DavidCandler School of Theology at Emory University positions students for academic success. As a Candler student, you have access to all Emory has to offer. From the world-class Pitts Theology Library to the world-renowned Center for the Study of Law and Religion, there are always conferences, lectures, events, resources, and academic support for students who take the life of the mind seriously and those who hope to pursue further academic work after seminary.

During an organization fair while on a campus visit prior to enrolling at Candler, I met Silas Allard. Silas, a graduate of Emory’s joint MTS/JD program, is now on campus as the associate director at the Center for the Study of Law and Religion. We quickly connected over our mutual interest in immigration policy and refugee services. Silas encouraged me to follow back up with him once I arrived in Atlanta to start at Candler. I took him up on that offer and he has generously served as a kind of academic mentor to me throughout my time at Candler.

When I saw his email encouraging me to submit an abstract for a student conference on forced migration studies in Toronto at York University’s Center for Refugee Studies, I knew it was something I wanted to try. Dr. Ellen Ott Marshall had recently allowed me to participate in a PhD seminar on “Questions of War.” In that course, we read an article by Dr. Shelly Rambo that explored pastoral responses to contemporary challenges posed by new forms of warfare. In her article, she proposed the “aesthetic angle” as an important way for pastors to be able to engage veterans.

Rambo’s description of this “aesthetic angle” fascinated me and I knew that this conference could be my chance to further explore the idea. My previous work in refugee services made me especially interested in how “the aesthetic angle” might function in the context of refugee resettlement and the local communities receiving immigrants who have been displaced by war. I proposed using a Talking Heads concert film performance of a song called “Life During Wartime” to engage the contemporary discourse surrounding forced migration.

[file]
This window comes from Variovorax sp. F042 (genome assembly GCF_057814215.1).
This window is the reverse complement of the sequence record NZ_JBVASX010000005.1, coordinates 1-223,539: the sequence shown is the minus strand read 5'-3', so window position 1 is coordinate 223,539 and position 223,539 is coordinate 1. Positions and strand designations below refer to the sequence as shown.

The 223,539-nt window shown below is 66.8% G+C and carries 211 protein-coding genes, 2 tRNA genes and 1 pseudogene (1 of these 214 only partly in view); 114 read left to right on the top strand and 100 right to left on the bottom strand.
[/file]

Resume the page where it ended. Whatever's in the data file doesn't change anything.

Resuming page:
After a few drafts, I sent what I thought would be a finished product to Silas for feedback before submitting it. I am glad I did. Silas worked with me to help reframe the proposal to better demonstrate the importance of the ideas and the significance of the project. With his guidance, my proposal was accepted.

After repeating this process with a full version of the paper, I was ready to fly to Toronto. But I was worried about how to pay for the trip. This was an international flight and would be a full weekend of meals and housing. Candler’s Office of Student Programming was a huge help in this respect. After speaking with Assistant Dean of Student Life and Spiritual Formation Ellen Purdum, I was able to apply for Leadership Development Funds to cover my housing and meals. While this small grant didn’t cover all my expenses, it was a significant support as I tried my hand at my first academic conference.

Since first arriving at Candler, I have been challenged, encouraged, and supported academically. Through the Leadership Development Fund my first semester, I was able to attend the American Academy of Religion annual conference in Atlanta. This exposure to the world of academia and the exciting exchange of ideas peaked my interest. During my second semester, a Candler student-run conference called the Sophia Forum introduced me to the format and presentation skills necessary for a conference. Then, mentorship and support from across Emory’s campus allowed me an opportunity to participate firsthand in the international academic conference on refugee studies in Toronto. Although some of the attendees at the conference may have been somewhat surprised that a theology student was among the presenters, I hope I was able to demonstrate that theologians and seminarians can actually offer crucial contributions to important social conversations.

Candler is a great place for exposure to a broad range of ideas, for interdisciplinary collaboration that goes deeper than the surface, and for academic support that enhances one’s abilities to read, think, write, and articulate meaningful insights. This is true not only in settings of church and world, but also the distinctive spheres of academic research and publishing. This is something to celebrate, to promote, and to continue to steward for future students and scholars.

Top photo: David's picture of the Toronto skyline.